I finished Ink and Bone earlier this week. This is book one of Rachel Caine’s The Great Library series. This was a thought provoking read about what could have happened if the Great Library of Alexandria had survived; had kept Gutenberg’s printing press from existence; and had kept control of the dissemination of books and knowledge (making personal ownership of books illegal).

A truly terrifying and captivating read! The post-it notes mark all of the passages that reference the personal journals that the characters kept. Oh yes, the Great Library issued  electronic journals to its citizens. Parents were diligent about their children “writing” in their journals every night, and when citizens died, the journals would be seized for The Great Library to archive them.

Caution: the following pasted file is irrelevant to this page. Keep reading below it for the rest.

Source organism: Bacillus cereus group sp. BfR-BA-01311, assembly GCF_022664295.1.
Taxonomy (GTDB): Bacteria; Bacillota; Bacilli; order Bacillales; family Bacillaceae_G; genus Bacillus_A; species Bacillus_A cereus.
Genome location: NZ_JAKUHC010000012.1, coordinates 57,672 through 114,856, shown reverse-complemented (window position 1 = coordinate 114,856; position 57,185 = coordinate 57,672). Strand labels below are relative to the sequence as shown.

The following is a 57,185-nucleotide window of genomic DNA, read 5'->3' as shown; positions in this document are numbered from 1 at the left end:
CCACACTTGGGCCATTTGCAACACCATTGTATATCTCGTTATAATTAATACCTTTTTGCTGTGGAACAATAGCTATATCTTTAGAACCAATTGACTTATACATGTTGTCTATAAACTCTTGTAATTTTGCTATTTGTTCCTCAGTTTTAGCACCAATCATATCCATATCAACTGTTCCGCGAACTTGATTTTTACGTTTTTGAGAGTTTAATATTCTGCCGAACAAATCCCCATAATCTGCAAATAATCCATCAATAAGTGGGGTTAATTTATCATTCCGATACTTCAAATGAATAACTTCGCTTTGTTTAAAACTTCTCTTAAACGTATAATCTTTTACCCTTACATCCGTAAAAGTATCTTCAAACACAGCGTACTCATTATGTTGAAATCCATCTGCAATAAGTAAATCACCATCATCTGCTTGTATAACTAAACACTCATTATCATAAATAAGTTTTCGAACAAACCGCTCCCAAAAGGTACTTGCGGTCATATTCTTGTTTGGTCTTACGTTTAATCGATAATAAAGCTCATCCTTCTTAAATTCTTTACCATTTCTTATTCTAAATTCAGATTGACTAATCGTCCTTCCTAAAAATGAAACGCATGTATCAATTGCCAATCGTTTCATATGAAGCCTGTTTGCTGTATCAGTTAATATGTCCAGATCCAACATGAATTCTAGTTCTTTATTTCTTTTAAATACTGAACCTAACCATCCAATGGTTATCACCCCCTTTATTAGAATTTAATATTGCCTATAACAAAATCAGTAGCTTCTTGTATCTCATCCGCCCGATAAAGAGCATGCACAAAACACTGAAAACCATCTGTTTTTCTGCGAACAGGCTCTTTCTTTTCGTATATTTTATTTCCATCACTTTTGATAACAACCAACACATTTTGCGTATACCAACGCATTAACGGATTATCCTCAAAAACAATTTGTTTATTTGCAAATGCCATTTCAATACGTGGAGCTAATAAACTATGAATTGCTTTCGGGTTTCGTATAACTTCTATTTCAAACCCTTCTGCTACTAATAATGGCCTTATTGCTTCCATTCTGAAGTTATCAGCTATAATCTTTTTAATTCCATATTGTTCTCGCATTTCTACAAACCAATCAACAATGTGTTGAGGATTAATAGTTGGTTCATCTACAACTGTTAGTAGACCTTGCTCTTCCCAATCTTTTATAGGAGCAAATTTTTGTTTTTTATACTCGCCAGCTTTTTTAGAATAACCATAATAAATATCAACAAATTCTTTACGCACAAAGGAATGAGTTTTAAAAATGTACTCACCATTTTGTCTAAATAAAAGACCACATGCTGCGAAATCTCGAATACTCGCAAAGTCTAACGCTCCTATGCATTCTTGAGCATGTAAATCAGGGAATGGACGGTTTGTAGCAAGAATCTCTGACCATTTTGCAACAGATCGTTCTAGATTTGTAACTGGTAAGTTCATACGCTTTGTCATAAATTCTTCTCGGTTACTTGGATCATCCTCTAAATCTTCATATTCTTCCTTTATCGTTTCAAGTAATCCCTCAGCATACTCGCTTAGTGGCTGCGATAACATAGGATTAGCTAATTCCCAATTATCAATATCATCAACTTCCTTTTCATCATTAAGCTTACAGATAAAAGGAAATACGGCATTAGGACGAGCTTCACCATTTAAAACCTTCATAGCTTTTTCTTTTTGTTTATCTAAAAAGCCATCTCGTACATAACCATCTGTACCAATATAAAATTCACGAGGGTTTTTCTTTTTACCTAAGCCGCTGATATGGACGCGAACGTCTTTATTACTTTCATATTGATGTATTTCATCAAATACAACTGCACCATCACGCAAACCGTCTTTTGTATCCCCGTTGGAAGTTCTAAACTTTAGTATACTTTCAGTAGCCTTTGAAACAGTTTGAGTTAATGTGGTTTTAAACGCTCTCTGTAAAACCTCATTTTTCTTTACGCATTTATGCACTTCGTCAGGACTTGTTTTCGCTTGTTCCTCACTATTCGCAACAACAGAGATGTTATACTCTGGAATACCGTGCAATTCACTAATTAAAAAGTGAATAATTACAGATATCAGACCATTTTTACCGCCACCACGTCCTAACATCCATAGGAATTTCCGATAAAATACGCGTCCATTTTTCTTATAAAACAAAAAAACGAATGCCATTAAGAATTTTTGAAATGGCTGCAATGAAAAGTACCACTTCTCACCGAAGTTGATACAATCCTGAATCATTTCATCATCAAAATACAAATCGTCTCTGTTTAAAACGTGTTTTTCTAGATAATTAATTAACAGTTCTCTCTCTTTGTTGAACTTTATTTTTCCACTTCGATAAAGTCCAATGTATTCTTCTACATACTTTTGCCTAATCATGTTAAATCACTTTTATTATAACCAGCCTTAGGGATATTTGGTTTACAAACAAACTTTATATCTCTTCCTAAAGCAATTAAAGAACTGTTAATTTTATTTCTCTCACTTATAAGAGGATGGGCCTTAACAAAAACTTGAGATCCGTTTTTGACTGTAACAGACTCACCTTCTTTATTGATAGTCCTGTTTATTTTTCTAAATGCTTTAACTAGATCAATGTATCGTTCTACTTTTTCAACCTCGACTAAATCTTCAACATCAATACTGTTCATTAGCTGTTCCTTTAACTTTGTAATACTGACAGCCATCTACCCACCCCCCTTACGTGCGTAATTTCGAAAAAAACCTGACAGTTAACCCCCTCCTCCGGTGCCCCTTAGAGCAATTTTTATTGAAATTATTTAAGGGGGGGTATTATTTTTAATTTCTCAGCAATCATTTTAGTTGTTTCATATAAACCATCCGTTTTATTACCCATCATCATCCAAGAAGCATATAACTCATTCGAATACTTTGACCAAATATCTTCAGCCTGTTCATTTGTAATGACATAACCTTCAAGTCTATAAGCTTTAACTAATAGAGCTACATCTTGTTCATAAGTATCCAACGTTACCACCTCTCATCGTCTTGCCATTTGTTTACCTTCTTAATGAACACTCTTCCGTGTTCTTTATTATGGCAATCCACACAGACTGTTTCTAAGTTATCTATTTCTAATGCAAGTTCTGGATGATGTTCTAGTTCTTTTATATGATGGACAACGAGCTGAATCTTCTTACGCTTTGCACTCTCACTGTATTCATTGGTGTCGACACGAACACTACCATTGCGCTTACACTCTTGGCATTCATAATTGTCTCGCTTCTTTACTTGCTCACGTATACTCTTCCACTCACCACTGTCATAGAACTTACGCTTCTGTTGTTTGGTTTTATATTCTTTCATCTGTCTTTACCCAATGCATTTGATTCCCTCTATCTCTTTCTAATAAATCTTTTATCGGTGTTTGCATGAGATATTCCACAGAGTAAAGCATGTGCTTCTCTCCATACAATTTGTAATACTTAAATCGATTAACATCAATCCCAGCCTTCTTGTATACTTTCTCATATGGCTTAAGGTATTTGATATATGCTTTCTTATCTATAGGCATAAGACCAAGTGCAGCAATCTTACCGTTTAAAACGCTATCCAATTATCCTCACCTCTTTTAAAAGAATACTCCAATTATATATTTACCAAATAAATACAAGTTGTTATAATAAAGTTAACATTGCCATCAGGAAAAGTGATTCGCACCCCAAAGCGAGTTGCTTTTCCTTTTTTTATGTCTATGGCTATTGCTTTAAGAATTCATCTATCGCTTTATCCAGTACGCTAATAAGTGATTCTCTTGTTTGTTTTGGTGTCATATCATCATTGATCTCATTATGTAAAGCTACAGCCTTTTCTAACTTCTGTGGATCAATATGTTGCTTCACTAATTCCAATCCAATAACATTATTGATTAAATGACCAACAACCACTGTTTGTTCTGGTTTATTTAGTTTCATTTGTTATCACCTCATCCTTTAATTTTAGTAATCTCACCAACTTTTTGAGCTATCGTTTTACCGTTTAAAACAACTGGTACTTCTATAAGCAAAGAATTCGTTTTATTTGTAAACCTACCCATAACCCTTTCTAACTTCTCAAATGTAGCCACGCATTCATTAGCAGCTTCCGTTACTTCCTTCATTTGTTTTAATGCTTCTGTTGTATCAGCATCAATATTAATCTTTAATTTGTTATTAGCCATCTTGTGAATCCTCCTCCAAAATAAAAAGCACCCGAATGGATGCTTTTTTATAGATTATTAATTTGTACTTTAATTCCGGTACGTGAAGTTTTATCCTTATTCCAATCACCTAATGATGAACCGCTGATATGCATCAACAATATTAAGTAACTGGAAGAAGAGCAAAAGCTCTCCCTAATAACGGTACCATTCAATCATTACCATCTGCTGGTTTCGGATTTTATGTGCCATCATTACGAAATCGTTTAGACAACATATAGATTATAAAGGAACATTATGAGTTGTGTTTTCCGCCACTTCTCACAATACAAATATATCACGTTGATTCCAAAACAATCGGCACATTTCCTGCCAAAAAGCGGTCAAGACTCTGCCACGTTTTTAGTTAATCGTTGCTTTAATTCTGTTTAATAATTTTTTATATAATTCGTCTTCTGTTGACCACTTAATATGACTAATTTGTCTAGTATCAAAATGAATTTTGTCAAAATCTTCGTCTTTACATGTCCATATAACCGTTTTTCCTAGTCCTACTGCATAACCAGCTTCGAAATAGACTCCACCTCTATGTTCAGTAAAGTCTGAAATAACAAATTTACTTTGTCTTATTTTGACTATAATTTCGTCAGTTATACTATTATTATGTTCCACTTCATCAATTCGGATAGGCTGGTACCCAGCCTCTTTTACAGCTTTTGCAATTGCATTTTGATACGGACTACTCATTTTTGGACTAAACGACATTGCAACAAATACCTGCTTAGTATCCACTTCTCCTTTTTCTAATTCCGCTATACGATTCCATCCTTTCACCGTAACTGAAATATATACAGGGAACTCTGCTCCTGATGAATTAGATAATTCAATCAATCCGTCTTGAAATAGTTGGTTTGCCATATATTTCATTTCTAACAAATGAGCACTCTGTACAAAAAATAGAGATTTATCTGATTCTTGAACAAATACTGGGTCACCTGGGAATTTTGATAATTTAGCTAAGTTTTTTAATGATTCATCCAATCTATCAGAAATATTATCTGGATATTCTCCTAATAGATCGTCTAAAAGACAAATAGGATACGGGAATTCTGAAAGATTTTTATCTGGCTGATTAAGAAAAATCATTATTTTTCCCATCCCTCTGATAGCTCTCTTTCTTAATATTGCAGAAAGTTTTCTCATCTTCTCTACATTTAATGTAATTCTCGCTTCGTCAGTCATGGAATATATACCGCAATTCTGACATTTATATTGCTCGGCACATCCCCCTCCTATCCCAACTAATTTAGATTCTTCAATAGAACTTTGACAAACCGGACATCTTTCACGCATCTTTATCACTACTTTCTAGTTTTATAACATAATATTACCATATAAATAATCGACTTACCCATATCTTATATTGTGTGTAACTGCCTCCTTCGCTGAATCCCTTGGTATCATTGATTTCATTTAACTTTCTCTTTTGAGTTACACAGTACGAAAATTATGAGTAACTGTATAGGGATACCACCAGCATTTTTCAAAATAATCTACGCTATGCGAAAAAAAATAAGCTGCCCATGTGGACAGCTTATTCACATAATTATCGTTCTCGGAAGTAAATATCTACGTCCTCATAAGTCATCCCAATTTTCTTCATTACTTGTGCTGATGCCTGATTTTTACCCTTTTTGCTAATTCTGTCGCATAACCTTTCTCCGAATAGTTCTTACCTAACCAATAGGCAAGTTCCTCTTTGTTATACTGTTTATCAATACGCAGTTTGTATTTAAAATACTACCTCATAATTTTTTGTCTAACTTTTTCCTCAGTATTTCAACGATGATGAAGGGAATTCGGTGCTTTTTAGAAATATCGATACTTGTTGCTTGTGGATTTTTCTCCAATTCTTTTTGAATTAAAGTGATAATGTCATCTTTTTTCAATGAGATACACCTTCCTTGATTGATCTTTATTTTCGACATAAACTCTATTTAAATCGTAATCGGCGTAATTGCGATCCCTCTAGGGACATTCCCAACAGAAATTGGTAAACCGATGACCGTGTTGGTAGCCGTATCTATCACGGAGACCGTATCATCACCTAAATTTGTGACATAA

Page 34: “..the Library provided them free on the birth of a child, and encouraged every citizen of the world to write their thoughts and memories from the earliest age possible. Everyone kept a record of the days and hours of their lives to be archived in the Library upon their deaths. The Library was a kind of memorial, in that way. It was one reason the people loved it so, for the fact that it lent them a kind of immortality.” 

Meanwhile, the Library also used the electronic journals to spy upon its own citizens. Really, really scary. And timely. These people should have kept handwritten journals, not electronic diaries! Perhaps a secret diary journal?

Ink-and-bone-rachel-cain
Ink and Bone by Rachel Caine

Thankfully, we still mostly have the right to be secure in our own papers. Can you imagine what the world would be like if we didn’t have that anymore? Chilling!

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